If you’ve ever seen a GMT show, chances are you’ve seen Andi Denny among the faces onstage. Appearing in 15 of our 18 main shows—not to mention concerts, festival sets, flashmobs and the Pride Main Stage—Andi has gone from supporting player and ensemble member, to romantic lead and back again. With the company he loves coming to an end, we check in with him for a special extended look at his final role, playing the goofy Robert Martin in The Drowsy Chaperone, and why it's the perfect end.
So give us some stats:
Andi: I'm John Andrew "Andi" Joseph Confirmation-name-doesn't-really-count Denny, I'm 22 years old, and I'm from Chicago. I'm also a compulsive liar who sucks at Geography.
And what do you do when you're not lying or performing?
Andi: My mum has spent the better part of 30 years telling me those are the same thing, so she'll really enjoy that question. These days I'm basically a project manager for a graphic design agency and loving it. I'm also single, boys, so if this interview doesn't put you off, I like gaming, comics, dancing, Drag Race, pizza, my inappropriately hilarious family, and watching the West Wing another dozen times in my life.
You've had quite a thorough history with GMT...
Andi: Jeez, yeah. Drowsy will be GMT show number 15 for me, and 18 if you include the concerts, I think. Since it's all ending, I get to take away the completely shameful record for shows as a performer, which says a lot about my lack of a life but also how much this company has meant to me over the last 8 years. I don't think anyone expected me to hang about this long. Or wanted me to.
But here you are at the end.
Andi: Where else would I be, really? (Laughs.) I mean, in terms of general involvement, Nicky Coffield walks away with it, but if you've only ever seen one GMT show there's a 5/6 chance I was on that stage looking out at you, and that's a pretty ridiculous honour I can take away with me. You were all awesome audiences, by the way.
So coming back to do The Drowsy Chaperone was a no-brainer?
Andi: Yeah, I guess. I've loved the show for a few years now (but in that YouTube/Spotify, never-actually-seen-it kind of way), so I was super keen off the bat. But yeah, once we got the sense a few months ago that Drowsy would be the final GMT show, it didn't feel like there was much of a choice anymore.
It's funny, because a lot of people have said over the years that they first auditioned for us because they saw a GMT show and loved it. The first GMT show I ever saw from the audience was Sweeney Todd in January just gone, and if I wasn't already sold on coming back, that would've done it. It was tremendous. The jealousy was real.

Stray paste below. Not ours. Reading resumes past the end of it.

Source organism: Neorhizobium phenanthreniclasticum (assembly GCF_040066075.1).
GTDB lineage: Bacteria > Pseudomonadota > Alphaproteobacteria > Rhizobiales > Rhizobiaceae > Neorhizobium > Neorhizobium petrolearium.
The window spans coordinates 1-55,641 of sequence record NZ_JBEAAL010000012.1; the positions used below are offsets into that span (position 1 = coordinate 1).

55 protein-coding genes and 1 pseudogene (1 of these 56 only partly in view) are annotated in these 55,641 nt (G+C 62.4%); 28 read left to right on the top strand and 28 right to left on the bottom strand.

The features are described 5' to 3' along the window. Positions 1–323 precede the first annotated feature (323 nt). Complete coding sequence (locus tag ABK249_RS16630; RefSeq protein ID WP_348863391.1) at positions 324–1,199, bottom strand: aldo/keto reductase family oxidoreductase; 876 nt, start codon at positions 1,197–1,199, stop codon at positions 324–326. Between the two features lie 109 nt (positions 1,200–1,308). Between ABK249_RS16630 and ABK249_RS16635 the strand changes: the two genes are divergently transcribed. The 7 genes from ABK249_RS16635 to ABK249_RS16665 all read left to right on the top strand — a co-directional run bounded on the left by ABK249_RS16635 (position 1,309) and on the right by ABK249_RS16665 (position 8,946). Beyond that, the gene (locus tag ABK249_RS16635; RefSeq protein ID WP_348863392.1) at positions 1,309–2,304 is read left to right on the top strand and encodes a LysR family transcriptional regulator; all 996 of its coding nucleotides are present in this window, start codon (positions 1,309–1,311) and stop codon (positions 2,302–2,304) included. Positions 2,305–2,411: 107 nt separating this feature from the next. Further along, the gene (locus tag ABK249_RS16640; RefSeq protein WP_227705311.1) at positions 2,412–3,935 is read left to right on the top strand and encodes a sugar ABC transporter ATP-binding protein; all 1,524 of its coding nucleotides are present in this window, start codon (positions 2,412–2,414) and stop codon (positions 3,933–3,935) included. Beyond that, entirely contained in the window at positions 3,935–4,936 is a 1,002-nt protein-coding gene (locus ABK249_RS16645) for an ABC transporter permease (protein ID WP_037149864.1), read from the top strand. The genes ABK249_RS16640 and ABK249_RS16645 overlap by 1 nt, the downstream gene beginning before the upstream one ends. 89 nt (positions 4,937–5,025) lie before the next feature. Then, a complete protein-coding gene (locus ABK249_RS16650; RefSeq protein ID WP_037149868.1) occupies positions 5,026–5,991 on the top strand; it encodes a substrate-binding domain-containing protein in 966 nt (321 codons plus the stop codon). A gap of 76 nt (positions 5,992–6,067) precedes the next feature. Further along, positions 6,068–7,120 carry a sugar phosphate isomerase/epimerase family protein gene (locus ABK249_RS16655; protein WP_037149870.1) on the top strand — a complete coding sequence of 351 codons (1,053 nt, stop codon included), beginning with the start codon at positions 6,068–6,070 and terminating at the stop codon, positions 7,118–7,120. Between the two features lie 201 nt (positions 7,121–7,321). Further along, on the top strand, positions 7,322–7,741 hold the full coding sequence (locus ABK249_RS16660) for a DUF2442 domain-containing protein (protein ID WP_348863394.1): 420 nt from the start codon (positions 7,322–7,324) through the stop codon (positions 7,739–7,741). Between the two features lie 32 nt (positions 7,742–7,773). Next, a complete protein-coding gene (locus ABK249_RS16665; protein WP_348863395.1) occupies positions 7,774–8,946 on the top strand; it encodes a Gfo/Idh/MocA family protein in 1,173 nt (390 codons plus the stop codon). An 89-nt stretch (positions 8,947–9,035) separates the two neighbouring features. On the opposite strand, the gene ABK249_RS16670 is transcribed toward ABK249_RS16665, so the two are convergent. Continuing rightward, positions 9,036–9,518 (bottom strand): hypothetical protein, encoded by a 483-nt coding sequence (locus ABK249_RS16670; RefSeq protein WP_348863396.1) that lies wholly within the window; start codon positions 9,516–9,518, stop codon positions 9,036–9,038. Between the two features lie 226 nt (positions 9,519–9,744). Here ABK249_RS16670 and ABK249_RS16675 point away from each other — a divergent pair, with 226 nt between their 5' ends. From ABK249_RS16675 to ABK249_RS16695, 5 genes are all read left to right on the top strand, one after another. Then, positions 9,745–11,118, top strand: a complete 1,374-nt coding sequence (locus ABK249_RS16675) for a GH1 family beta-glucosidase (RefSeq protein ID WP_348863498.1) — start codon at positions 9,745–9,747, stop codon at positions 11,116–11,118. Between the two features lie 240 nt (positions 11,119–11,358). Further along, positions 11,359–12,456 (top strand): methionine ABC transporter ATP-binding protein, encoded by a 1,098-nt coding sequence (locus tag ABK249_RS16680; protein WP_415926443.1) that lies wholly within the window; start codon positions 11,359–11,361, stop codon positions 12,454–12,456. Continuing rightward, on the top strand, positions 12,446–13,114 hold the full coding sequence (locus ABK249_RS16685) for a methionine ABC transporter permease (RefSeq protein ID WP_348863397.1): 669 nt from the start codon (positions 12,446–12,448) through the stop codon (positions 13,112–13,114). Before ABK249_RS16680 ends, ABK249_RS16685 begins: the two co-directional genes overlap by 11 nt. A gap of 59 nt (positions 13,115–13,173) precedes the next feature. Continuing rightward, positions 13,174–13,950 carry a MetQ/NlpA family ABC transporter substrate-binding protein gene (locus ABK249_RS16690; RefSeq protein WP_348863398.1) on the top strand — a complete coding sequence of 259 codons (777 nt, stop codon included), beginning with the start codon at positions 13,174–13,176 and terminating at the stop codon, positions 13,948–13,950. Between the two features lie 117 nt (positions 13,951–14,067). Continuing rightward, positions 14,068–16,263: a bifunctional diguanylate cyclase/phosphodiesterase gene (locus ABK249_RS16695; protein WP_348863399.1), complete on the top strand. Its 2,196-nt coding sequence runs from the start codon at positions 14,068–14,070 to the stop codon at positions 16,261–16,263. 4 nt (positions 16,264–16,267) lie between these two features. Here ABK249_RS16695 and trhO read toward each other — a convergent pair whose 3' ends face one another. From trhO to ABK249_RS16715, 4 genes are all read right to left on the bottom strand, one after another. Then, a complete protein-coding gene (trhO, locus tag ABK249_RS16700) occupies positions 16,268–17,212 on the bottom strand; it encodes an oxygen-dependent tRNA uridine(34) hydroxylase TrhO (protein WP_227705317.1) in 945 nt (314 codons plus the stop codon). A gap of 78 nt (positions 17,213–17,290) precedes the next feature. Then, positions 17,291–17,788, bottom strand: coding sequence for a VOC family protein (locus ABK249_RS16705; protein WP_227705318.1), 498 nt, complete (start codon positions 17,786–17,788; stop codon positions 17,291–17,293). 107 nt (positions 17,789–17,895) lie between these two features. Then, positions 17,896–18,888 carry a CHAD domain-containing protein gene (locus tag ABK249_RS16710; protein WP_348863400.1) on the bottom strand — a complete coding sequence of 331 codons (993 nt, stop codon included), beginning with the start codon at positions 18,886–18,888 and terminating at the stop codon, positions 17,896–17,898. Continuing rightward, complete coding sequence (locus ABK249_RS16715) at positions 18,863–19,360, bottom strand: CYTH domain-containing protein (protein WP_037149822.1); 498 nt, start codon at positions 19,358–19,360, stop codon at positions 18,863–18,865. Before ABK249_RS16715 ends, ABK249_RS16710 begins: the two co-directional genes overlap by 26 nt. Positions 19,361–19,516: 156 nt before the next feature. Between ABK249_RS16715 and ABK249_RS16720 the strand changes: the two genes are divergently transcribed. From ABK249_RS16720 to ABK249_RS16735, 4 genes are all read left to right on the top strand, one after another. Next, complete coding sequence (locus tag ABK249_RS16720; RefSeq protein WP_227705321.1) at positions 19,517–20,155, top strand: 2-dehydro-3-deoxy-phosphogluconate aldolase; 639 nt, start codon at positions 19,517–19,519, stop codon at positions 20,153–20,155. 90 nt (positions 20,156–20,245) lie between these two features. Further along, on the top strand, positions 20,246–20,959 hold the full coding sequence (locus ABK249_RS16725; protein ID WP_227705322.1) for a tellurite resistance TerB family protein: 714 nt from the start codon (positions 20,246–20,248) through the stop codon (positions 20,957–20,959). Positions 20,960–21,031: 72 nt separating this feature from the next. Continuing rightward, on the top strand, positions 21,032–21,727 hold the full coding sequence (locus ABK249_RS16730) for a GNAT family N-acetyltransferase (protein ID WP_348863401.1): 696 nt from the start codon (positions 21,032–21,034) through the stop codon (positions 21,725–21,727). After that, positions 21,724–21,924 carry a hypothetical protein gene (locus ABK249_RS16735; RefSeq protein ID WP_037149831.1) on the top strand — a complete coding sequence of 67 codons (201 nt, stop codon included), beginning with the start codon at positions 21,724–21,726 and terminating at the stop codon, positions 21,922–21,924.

So tell us a bit about your character in the show?
Andi: I'm playing 1920s matinee idol Percy Hyman, playing 1920s romantic lead and oil magnate, Robert Martin. Robert's a big, goofy, gullible, loveable, All-American dumbass with a stupid voice and no balance. He's giving you a bit of Troy McClure, a bit of Zapp Brannigan, a bit of Kim Catrall. Very superhero-in-an-old-radio-play. Utter buffoon.
Percy, on the other hand, is described as dashing and a 'wonderful performer', so they obviously didn't have enough other men at the auditions (pause for sympathy). One of the only things I had to go on was that Percy used to be the face of a cocaine-laced toothpaste brand, so I've been hitting the Crest strips like crazy. I eventually decided not to go method on the cocaine.
What’s your favourite GMT memory?
Andi: I honestly can’t answer that, and that’s the biggest compliment I could give the last eight years. Right now is my favourite time. I love who we all are right this second, as performers and friends. That sounds really sappy.
Is it true?
Andi: It is. You know when you’re sitting in a room thinking ‘I wonder what really nice things that bitch will say at my funeral in 40 years when I die having a strop about having to dance up the back’? Very that.
And what about shows? Do you have favourites?
Andi: There are a few shows I still can’t watch other people perform because I loved doing them so much. A Chorus Line is definitely up there as one of the best things we’ve ever done, so it’s lucky no one really touches it. Not so lucky with Into the Woods and Sunshine on Leith, but that’s because everyone loves performing them so much. My proudest moment was definitely in On the Town, though. It was an entirely different vocal style than people were used to from me, and when dad told me afterwards that it made him cry, that was it.
Andi: Sell your Playstation.
Will performing this show match up to that?
Andi: You know, it might. There's a long list of things to love about getting in front of an audience six times, wearing silly outfits and showing off. I'm really, really looking forward to people who know zero about the show watching it, loving it, and getting that it's not just been marketing spin when I've said over and over "this is hands-down the funniest shit we've ever done". The source material really deserves to be better-known, so I hope we've done it justice. It feels like we have. But if dad cries this time, it's more likely that I've fallen and died during the blindfolded rollerskating scene.